“I am just too close to the day to day. Feeding, watering, grooming, trimming, handling, and riding. I don’t see the progress the same as eyes that are not so intimately involved in the care.”
For 480 accepted trainers, the journey to the Retired Racehorse Project‘s 2021 Thoroughbred Makeover and National Symposium, presented by Thoroughbred Charities of America, has begun! Over the next eight months, four of those trainers will blog their journeys, including their triumphs and their heartbreaks, successes and failures, for Horse Nation readers. This week, blogger Kate Coldren reflect on the final weeks heading into the Makeover.
The road we have travelled has been slow and steady. There has been much progress. It is so helpful to get feedback from a clinician that saw you first in April and again in August and now sees the difference. For me, I am just too close to the day to day. Feeding, watering, grooming, trimming, handling, and riding. I don’t see the progress the same as eyes that are not so intimately involved in the care.
Occasionally I will think back to early on. In April, Luis (JC New Prince) and I attended our first Robbie Potter Clinic where the garrocha pole and Luis were like two positive charges repelling one another. Luis was insistent that was as close as he was willing to proceed, but with the development of trust and respect over the last five months, now we are turning, trotting, and beginning to canter with the pole. Take it back even further, look at the first picture of Luis prior to his purchase in February of 2020 compared to his Makeover photoshoot. The change is evident. Under a microscope, things are always magnified, the good and the bad. Sometimes the change this close up is nearly impossible to discern. Consistency and time can bring great things, and in time we will see the dapples turn to a beautiful flea bitten gray.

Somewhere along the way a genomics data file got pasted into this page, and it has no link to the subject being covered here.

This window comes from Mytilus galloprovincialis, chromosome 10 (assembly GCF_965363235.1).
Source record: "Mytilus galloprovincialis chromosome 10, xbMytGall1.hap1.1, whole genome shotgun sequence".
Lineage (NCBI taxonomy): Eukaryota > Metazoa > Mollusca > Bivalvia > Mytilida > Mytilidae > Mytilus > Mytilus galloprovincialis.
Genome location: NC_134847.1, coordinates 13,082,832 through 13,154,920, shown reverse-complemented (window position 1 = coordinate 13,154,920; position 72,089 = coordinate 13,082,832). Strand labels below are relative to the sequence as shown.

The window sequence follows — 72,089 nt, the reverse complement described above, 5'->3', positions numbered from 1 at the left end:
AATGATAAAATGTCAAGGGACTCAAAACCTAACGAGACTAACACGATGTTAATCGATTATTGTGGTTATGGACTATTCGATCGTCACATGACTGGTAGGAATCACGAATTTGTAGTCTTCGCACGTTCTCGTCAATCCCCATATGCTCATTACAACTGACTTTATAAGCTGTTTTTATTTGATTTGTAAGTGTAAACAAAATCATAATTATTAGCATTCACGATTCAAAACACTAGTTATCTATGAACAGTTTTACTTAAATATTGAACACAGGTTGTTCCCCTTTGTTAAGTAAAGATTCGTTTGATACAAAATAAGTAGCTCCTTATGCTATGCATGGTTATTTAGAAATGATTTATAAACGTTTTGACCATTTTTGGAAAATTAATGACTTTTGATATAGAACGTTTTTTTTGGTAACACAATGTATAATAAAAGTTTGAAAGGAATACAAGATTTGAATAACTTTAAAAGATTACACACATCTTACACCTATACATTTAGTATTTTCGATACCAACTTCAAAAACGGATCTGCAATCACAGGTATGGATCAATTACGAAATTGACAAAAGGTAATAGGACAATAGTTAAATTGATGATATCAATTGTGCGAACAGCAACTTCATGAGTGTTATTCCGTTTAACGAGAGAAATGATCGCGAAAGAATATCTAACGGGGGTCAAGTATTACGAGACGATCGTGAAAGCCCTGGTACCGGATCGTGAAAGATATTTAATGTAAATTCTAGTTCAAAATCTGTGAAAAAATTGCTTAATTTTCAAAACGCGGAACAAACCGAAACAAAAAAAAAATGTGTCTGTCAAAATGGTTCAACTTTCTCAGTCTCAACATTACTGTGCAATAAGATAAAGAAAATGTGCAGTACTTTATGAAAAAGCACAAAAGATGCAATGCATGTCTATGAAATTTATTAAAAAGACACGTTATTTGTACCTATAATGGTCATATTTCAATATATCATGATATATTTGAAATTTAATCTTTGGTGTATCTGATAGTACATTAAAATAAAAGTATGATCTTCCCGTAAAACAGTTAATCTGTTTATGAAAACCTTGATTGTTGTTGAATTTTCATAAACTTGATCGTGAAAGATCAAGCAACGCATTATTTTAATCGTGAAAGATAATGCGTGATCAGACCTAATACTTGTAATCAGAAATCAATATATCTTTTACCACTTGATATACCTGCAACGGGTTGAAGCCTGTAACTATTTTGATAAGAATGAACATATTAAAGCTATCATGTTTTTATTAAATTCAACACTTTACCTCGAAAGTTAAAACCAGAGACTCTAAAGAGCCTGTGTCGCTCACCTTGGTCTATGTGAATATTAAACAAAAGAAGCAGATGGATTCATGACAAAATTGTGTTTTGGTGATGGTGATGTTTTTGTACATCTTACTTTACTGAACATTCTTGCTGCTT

Luis now. Photos by Sean Coldren.In August, I joined Robbie’s benefit clinic in Blowing Rock, NC, and it was my first time bringing a horse up into the North Carolina mountains. The cool morning mountain air, the fog rolling in and intermittent thunderstorms seemed to borrow the southern humidity just long enough to tease me into thinking I am back in New England.